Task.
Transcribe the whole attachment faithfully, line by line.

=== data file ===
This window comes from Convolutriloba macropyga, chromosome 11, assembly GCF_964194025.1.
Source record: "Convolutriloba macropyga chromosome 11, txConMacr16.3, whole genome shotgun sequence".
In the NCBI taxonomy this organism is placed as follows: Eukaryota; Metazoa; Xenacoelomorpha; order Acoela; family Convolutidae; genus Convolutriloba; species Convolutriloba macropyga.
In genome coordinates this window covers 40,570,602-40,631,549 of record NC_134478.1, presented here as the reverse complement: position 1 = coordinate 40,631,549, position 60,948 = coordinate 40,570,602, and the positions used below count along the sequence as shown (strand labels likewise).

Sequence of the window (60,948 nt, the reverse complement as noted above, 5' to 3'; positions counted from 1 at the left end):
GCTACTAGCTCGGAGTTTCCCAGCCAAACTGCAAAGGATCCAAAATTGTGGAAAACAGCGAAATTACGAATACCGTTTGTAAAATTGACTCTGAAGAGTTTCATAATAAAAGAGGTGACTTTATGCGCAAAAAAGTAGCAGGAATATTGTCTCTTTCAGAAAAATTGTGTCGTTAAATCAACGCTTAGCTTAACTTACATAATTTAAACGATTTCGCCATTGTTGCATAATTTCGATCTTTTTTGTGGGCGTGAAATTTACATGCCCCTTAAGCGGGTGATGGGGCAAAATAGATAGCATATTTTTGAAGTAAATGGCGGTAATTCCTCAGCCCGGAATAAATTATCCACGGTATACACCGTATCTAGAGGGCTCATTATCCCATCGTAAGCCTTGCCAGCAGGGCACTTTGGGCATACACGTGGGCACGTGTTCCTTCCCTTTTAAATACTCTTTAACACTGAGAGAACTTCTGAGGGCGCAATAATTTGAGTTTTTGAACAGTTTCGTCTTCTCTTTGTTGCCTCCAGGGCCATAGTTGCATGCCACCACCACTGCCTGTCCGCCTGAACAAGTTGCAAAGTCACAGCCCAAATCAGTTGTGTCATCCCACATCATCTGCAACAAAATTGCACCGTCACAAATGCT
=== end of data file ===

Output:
This window comes from Convolutriloba macropyga, chromosome 11, assembly GCF_964194025.1.
Source record: "Convolutriloba macropyga chromosome 11, txConMacr16.3, whole genome shotgun sequence".
In the NCBI taxonomy this organism is placed as follows: Eukaryota; Metazoa; Xenacoelomorpha; order Acoela; family Convolutidae; genus Convolutriloba; species Convolutriloba macropyga.
In genome coordinates this window covers 40,570,602-40,631,549 of record NC_134478.1, presented here as the reverse complement: position 1 = coordinate 40,631,549, position 60,948 = coordinate 40,570,602, and the positions used below count along the sequence as shown (strand labels likewise).

Sequence of the window (60,948 nt, the reverse complement as noted above, 5' to 3'; positions counted from 1 at the left end):
GCTACTAGCTCGGAGTTTCCCAGCCAAACTGCAAAGGATCCAAAATTGTGGAAAACAGCGAAATTACGAATACCGTTTGTAAAATTGACTCTGAAGAGTTTCATAATAAAAGAGGTGACTTTATGCGCAAAAAAGTAGCAGGAATATTGTCTCTTTCAGAAAAATTGTGTCGTTAAATCAACGCTTAGCTTAACTTACATAATTTAAACGATTTCGCCATTGTTGCATAATTTCGATCTTTTTTGTGGGCGTGAAATTTACATGCCCCTTAAGCGGGTGATGGGGCAAAATAGATAGCATATTTTTGAAGTAAATGGCGGTAATTCCTCAGCCCGGAATAAATTATCCACGGTATACACCGTATCTAGAGGGCTCATTATCCCATCGTAAGCCTTGCCAGCAGGGCACTTTGGGCATACACGTGGGCACGTGTTCCTTCCCTTTTAAATACTCTTTAACACTGAGAGAACTTCTGAGGGCGCAATAATTTGAGTTTTTGAACAGTTTCGTCTTCTCTTTGTTGCCTCCAGGGCCATAGTTGCATGCCACCACCACTGCCTGTCCGCCTGAACAAGTTGCAAAGTCACAGCCCAAATCAGTTGTGTCATCCCACATCATCTGCAACAAAATTGCACCGTCACAAATGCT